I have some images of a dining table.
The table has four legs at the corners. I like the joint of the leg to the table and would like some tips on how this can be done.
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would like some tips on how this can be done.
As I mention above in the Comments, this is a typical joint in Chinese furniture (and I think in other Asian furniture traditions as well, although I don't know how they do the joinery). However, as I indicated if this is a Western piece it could be done in any number of ways and the added photo of the underside seems to show that this is the case.
This is a three-way mitre joint. Traditionally this joint was done with complex internal joinery, as seen in the bottom two images below:
Given the very beefy corner bracket for external reinforcement there's a chance the joint on your table is cut very simply and just glued together. Although this makes the glue-up challenging (the joints will want to slide across each other) it greatly speeds up the preceding steps. It's impossible to know because the details are now forever hidden, but there may be some internal reinforcement as well (e.g. floating tenons, biscuits, dowels) which, in addition to adding strength, will also lessen or prevent slippage of the glued surfaces during assembly.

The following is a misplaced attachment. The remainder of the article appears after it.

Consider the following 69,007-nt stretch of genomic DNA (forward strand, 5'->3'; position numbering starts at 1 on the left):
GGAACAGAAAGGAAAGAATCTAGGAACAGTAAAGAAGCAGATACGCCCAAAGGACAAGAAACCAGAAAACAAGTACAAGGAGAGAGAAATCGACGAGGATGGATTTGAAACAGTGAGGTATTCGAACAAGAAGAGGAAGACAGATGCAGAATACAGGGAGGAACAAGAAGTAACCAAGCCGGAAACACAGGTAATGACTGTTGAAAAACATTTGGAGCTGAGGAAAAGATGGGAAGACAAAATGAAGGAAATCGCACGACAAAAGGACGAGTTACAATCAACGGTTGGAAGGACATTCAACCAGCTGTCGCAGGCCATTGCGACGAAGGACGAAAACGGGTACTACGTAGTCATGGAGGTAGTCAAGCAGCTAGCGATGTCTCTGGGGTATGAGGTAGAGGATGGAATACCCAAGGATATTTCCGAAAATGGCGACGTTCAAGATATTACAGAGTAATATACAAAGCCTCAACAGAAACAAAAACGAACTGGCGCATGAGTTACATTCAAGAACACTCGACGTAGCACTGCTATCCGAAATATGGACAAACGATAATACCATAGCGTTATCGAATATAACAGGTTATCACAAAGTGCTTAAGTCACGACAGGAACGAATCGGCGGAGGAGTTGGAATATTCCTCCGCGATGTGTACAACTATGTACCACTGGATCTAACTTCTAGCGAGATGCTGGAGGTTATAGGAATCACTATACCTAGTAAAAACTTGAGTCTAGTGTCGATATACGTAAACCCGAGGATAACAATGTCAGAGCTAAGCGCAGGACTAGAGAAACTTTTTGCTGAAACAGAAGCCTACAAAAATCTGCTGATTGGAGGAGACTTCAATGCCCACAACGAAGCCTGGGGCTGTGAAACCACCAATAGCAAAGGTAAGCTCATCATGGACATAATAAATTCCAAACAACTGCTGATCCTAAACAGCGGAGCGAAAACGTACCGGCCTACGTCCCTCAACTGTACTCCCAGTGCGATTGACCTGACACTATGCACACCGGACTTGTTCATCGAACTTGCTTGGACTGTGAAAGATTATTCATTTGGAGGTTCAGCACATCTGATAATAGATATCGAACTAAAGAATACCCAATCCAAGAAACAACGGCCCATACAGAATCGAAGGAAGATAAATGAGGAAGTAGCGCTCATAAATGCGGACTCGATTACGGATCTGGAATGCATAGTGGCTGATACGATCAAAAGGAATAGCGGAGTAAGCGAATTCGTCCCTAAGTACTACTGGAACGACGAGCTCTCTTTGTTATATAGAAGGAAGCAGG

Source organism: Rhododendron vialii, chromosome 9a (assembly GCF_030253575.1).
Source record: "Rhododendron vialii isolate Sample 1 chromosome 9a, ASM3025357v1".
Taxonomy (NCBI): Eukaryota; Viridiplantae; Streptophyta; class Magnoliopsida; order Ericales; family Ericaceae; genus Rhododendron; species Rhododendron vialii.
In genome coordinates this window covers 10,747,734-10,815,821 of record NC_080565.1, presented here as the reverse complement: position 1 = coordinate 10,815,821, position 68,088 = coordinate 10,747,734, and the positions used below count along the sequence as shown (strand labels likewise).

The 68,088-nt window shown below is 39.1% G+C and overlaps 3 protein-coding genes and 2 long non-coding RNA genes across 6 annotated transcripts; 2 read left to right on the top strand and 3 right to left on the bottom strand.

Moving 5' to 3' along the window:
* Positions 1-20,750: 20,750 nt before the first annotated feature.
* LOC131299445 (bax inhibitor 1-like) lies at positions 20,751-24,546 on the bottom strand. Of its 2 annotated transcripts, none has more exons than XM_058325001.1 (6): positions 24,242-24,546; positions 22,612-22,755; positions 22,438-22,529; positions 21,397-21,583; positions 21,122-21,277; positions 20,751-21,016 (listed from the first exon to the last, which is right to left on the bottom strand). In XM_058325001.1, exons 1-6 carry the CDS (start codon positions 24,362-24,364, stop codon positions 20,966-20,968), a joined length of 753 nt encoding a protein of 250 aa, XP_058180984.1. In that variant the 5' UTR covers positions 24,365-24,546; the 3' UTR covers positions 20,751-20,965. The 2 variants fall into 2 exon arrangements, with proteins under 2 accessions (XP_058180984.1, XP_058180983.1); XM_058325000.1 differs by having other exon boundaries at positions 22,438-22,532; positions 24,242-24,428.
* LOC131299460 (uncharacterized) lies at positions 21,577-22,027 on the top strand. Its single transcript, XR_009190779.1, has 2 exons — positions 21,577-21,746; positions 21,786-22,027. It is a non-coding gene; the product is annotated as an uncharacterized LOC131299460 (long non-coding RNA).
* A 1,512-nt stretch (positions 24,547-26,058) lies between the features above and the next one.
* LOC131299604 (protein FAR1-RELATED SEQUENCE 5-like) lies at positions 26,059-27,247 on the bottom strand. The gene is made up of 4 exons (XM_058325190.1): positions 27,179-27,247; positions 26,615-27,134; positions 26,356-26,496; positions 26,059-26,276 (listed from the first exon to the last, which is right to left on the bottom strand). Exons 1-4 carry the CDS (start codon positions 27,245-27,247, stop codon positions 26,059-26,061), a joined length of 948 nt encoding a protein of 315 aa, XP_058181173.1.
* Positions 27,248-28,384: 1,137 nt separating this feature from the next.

We can only identify one screw in the provided photos and it appears to be a (substantial) countersink-head Phillips screw. Given all the drilled holes in the bracket are the same diameter I'm presuming they used the same screws throughout, and note, including upwards, to attach the top; this gives us a further clue to its construction.
While Chinese tables are made entirely of solid wood the main field of the top is done as a floating panel, similar to how panels are done on frame-and-panel cupboard doors, which allows for seasonal movement of the wood.
From the photos we have so far, this table doesn't appear to have that construction. I surmise it has a plywood top, and only plywood (or other manmade board) allows for a solid top on a table of this type, with the legs integral to the entire construction and firmly fixed in place around all four edges.
You would typically surround the manmade board with solid-wood edging, in a picture-frame manner that is not suitable for solid-wood construction (see previous Question).